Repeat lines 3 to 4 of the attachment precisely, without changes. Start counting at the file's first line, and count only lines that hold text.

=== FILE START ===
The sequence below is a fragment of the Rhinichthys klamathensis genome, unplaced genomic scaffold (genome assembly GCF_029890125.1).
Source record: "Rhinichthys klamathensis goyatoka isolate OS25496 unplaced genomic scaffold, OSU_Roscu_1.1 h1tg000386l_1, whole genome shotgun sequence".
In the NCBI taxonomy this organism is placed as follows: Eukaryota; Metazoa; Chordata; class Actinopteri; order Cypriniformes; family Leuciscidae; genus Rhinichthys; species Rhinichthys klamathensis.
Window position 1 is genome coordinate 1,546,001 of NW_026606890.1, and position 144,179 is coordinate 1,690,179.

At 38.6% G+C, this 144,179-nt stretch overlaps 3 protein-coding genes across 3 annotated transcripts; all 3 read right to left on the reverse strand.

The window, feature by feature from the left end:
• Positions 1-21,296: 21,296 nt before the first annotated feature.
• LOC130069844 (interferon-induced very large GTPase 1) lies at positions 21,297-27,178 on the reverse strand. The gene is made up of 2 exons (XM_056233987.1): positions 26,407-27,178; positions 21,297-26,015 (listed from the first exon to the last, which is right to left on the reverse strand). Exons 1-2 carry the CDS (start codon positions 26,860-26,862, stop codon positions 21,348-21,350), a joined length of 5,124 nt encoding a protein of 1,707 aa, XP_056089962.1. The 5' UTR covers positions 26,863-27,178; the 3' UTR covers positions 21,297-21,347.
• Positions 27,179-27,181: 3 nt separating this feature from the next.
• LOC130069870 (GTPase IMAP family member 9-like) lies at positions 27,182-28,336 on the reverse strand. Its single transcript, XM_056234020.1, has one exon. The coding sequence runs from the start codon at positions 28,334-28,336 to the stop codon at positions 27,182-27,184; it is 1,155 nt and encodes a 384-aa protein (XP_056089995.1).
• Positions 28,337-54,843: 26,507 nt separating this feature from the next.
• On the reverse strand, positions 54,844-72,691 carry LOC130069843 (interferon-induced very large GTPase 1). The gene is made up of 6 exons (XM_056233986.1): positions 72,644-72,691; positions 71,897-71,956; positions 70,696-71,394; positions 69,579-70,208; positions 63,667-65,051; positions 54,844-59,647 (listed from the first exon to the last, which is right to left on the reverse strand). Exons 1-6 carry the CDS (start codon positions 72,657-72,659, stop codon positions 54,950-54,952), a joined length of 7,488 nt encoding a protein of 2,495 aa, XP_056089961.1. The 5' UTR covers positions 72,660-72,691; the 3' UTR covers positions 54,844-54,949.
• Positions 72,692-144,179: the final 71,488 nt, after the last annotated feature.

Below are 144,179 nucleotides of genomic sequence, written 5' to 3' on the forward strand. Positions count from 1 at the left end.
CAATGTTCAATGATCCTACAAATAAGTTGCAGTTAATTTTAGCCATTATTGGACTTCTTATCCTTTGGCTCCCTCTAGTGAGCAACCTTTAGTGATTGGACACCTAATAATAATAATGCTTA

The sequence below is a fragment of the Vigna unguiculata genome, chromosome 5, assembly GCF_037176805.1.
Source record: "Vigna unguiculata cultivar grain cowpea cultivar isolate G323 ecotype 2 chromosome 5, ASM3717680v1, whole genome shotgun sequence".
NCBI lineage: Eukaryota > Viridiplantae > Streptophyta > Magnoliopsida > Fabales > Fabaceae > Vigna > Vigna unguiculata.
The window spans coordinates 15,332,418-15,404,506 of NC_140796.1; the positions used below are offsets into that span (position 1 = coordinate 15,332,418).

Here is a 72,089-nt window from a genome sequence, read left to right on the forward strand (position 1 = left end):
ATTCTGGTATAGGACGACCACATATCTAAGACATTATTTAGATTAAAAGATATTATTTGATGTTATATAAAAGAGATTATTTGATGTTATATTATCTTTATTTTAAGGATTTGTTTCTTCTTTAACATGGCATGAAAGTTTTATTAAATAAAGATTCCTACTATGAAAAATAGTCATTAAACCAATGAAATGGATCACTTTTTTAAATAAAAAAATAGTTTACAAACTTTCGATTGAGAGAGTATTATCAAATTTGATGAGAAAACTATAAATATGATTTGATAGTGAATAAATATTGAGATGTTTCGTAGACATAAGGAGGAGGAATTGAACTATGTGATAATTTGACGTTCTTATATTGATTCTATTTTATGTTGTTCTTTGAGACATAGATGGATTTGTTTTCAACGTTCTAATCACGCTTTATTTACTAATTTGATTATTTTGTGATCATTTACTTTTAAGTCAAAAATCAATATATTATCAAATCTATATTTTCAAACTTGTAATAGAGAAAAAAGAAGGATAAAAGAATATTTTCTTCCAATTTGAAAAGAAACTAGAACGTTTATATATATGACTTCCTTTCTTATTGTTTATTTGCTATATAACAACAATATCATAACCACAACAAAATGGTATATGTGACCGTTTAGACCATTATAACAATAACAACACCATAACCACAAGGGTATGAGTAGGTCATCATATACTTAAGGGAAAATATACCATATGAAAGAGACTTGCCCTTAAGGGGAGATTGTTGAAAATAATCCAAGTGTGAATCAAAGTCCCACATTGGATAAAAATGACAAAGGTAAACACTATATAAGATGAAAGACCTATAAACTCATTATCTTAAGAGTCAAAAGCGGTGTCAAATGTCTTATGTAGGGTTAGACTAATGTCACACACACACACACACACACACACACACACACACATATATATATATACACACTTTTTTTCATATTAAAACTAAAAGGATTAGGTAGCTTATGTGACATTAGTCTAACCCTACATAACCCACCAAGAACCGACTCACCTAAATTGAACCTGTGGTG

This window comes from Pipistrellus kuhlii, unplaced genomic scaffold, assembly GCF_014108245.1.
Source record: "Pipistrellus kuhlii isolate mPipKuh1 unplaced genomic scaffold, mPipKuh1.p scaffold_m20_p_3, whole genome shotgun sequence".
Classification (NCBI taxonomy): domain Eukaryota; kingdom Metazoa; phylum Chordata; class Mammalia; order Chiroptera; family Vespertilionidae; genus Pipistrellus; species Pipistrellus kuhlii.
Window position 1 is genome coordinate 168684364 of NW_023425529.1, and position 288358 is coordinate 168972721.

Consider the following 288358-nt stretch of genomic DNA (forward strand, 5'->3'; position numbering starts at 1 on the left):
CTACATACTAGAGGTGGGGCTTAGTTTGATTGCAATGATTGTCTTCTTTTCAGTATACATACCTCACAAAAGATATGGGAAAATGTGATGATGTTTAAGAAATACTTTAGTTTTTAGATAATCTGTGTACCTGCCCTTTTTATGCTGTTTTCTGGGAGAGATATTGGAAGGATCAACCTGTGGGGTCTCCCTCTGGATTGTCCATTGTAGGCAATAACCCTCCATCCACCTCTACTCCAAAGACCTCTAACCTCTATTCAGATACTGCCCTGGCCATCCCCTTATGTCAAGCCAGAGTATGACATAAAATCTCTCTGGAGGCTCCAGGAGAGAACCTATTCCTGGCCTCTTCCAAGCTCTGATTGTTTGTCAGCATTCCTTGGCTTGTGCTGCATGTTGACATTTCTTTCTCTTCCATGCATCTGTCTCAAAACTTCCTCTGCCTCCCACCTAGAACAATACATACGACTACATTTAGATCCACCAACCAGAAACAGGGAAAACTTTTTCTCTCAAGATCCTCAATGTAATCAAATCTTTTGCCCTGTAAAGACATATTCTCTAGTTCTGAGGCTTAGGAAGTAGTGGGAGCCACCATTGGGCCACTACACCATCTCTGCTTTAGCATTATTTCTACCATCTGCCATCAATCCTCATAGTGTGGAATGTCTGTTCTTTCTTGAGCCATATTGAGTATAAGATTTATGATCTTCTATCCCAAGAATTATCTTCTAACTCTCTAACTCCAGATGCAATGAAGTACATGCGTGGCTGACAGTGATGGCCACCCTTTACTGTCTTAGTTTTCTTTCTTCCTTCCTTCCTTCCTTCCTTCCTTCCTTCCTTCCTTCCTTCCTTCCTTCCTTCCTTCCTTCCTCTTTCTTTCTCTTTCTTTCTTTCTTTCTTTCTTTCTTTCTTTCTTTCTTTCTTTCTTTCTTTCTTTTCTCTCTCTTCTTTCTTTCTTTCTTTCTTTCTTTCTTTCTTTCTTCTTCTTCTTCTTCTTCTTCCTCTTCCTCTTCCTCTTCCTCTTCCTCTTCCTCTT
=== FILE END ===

In the NCBI taxonomy this organism is placed as follows: Eukaryota; Metazoa; Chordata; class Actinopteri; order Cypriniformes; family Leuciscidae; genus Rhinichthys; species Rhinichthys klamathensis.
Window position 1 is genome coordinate 1,546,001 of NW_026606890.1, and position 144,179 is coordinate 1,690,179.